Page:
What do you tell someone on a down day, too little and too fitful sleep, too little "accomplished," the ball of Un-done growing in her stomach, on her to-do's too much to do, and to add insult to injury it's a Monday? What will sustain her on the days when the door to the Backyard of Sunny Wisdom has slammed shut, the curtain has dropped, she has tumbled off the mountain of the Vista of Wide Perspectives, and her vision has become myopic and whiny once again and her extremities can't get warm?
Maybe you say, just keep trudging. Do just one thing. Maybe you say, be gentle, you don't have to to do it all today. Maybe you ask her if she has taken her ten minutes to sit quietly today, and she will respond no, quietly, chastened. Or remind her that every day can't be an uninterrupted concert of the angel's choirs. And that all things considered, in her very small little universe, an ordinary day in which no great catastrophes rained down is perhaps better than she gives it credit for.
You might tell her to lighten up, or look around. The quiet hum of the refrigerator, the snow on the ground, the sunlight already getting warmer and longer, belie the thesis that gets unproven again and again that this moment and day and era is permanent and intractable. In fact the shelf life is even shorter than she might guess, and before she knows it she will probably look up and see something else.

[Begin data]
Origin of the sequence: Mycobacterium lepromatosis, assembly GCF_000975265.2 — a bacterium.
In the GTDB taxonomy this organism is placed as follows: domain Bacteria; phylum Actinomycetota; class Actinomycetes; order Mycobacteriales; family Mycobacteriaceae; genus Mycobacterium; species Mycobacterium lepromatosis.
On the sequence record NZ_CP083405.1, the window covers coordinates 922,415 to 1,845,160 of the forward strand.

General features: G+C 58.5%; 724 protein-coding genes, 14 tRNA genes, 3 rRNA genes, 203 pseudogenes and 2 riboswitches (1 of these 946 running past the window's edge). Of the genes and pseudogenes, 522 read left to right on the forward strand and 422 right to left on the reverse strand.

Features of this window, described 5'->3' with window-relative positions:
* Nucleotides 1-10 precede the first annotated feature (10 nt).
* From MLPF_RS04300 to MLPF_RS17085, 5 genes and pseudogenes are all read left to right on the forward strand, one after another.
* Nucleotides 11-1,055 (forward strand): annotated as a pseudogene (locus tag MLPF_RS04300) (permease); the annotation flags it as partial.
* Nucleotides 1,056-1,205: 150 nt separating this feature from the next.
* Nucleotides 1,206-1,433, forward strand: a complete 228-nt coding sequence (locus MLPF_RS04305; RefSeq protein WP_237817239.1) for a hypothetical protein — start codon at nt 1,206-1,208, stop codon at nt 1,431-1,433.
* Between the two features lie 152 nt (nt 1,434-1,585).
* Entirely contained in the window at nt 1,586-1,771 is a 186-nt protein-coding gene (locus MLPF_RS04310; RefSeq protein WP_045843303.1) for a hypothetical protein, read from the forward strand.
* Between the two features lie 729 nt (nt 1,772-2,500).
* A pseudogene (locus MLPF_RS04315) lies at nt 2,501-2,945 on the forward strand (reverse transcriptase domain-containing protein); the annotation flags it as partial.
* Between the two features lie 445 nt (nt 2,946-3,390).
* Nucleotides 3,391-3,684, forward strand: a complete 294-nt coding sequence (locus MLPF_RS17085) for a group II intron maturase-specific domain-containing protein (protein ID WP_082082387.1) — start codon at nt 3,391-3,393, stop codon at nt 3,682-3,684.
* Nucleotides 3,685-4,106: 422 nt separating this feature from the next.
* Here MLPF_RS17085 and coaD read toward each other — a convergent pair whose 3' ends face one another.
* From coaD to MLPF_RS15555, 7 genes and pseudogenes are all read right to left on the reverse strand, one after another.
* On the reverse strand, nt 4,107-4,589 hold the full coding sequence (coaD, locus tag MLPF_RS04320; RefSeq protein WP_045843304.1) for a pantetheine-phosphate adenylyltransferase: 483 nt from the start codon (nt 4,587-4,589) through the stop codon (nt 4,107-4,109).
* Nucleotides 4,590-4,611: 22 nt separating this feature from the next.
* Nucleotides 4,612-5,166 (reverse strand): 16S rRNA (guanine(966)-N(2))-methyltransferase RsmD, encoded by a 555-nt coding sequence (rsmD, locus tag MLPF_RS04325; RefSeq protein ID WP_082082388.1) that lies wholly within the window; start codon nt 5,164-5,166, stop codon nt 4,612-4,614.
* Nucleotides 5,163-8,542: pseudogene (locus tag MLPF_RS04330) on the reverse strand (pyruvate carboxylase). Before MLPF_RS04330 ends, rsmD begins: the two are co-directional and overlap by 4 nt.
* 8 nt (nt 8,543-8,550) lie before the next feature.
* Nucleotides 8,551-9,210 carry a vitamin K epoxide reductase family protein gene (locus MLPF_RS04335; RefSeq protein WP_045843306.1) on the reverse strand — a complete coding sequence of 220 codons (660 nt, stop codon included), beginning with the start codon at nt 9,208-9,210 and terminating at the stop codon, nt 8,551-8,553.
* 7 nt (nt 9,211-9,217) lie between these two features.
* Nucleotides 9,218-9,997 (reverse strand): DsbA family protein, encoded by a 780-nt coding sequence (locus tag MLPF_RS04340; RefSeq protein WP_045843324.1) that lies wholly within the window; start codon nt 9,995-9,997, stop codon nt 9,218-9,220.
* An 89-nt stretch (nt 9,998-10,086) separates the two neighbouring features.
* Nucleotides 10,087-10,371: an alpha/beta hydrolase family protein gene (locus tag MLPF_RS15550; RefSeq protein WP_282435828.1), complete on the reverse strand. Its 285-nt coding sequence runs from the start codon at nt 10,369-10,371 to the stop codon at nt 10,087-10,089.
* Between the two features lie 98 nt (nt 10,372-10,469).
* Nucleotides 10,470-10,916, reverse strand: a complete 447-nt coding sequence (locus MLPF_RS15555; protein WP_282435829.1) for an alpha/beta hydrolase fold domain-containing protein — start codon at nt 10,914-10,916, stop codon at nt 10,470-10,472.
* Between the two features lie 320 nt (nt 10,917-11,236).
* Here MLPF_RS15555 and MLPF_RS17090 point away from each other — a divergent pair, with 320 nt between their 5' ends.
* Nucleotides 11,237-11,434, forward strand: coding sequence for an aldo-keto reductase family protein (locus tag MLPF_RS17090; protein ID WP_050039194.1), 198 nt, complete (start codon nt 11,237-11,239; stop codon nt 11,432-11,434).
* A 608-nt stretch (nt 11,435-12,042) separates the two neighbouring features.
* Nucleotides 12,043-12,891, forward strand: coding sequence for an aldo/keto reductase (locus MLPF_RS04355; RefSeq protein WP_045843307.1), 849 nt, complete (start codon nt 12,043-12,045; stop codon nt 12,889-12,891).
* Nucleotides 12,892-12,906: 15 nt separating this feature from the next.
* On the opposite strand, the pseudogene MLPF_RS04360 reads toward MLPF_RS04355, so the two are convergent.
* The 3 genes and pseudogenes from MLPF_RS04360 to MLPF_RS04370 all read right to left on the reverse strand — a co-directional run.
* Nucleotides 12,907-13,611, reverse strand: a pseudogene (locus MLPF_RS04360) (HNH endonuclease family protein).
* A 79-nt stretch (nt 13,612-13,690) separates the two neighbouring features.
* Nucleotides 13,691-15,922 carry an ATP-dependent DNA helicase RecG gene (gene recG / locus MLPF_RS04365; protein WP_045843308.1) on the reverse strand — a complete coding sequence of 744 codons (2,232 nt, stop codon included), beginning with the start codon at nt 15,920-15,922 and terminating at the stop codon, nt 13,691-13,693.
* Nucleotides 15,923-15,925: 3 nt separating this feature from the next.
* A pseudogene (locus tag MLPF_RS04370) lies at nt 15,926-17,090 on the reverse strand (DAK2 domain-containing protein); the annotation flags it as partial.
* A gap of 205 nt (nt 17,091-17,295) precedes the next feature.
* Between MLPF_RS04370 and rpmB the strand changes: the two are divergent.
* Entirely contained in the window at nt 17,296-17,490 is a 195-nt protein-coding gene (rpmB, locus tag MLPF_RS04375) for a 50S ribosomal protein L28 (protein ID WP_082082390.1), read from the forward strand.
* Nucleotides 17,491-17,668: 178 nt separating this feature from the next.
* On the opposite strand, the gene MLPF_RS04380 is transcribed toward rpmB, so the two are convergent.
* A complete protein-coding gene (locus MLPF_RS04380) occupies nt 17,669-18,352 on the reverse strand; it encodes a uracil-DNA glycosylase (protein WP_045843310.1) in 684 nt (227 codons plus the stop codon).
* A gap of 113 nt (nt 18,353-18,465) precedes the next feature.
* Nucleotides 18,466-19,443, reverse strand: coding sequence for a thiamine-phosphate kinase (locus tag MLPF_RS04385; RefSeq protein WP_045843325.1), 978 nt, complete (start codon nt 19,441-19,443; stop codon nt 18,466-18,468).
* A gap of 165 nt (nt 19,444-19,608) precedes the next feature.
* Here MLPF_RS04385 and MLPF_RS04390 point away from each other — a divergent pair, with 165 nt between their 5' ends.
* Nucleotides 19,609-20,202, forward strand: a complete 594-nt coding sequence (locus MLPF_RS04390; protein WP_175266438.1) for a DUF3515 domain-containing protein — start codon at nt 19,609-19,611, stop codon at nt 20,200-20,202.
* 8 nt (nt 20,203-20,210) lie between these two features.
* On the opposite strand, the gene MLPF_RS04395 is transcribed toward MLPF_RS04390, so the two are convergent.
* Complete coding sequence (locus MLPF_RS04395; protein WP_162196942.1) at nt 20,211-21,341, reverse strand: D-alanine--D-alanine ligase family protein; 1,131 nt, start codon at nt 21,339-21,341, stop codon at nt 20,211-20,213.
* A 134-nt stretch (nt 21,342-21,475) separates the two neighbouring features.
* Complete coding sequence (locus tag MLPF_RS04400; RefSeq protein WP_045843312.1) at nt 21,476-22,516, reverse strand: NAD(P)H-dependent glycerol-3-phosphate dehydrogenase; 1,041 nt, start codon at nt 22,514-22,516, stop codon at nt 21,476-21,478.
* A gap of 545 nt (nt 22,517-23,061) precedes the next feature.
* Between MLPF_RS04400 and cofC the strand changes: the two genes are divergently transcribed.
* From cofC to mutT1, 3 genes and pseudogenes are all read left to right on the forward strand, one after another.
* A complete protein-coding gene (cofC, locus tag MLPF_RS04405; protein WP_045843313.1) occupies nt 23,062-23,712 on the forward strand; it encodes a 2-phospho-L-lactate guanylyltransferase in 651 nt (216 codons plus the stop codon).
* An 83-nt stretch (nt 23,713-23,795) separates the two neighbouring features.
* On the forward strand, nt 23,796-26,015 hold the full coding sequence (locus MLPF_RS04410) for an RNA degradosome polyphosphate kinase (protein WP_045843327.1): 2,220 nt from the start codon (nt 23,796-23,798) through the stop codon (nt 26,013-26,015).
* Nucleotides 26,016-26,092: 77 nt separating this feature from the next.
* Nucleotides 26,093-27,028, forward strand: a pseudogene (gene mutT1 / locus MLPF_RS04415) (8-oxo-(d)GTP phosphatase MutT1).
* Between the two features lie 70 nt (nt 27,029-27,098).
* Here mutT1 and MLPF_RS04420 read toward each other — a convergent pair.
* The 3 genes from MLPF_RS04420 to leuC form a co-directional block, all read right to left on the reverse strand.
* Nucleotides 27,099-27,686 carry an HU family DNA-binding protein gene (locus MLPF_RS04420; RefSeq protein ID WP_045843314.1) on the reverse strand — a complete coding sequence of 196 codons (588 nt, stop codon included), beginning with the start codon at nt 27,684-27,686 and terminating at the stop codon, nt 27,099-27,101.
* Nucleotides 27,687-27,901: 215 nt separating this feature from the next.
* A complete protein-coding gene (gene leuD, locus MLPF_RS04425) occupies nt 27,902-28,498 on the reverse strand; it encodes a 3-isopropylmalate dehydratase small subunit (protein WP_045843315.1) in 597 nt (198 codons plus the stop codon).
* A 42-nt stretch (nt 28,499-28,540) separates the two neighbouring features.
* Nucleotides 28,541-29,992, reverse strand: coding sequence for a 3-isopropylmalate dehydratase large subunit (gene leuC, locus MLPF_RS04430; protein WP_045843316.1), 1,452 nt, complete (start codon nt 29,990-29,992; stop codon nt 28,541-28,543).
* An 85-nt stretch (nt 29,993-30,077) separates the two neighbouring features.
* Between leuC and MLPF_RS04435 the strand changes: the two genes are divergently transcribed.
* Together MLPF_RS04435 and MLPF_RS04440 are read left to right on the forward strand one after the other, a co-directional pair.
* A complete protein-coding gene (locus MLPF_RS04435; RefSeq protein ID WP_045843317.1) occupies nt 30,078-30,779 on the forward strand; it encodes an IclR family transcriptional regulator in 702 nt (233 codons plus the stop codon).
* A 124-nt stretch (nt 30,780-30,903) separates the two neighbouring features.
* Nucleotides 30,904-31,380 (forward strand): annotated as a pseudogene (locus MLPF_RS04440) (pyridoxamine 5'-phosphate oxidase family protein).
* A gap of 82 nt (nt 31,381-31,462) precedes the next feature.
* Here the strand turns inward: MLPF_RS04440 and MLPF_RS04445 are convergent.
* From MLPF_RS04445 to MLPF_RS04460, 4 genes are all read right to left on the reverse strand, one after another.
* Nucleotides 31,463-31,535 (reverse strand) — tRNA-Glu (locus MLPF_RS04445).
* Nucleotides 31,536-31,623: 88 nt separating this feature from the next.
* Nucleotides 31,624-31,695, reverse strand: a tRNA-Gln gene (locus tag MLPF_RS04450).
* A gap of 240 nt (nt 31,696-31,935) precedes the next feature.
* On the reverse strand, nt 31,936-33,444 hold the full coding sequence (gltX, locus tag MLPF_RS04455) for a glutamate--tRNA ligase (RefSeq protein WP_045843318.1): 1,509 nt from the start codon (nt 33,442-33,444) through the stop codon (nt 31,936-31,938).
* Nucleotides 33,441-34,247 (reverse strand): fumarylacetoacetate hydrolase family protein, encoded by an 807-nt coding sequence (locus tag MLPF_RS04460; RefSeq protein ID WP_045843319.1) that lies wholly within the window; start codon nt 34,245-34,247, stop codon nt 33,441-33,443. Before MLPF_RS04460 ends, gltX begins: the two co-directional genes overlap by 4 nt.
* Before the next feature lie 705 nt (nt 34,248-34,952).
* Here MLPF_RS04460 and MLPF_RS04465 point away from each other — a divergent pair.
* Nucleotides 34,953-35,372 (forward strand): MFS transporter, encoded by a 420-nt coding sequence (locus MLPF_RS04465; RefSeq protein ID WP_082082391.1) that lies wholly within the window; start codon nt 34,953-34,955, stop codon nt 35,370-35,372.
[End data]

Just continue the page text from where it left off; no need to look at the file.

You might tell her that her daily work, the efforts she exerts, the humdrum of the routine is a perfectly fine endeavor, worth doing, worth getting lost in. That she will get smart again, and get happy, and accomplish some percentage of the ambitious tasks she lines up next to each other like pickets in a fence.
You might advise her just to ride the waves of uncertainty or boredom or the sense that she left an important part of her brain home that day. Tell her that the important thing is just that she not lose her lightness, so that she can float on that pounding surf until the weather changes or a new tide comes in or she is sighted from shore.
You might tell her all of those things, hoping one or the other sticks, hoping that some or all of them might be true.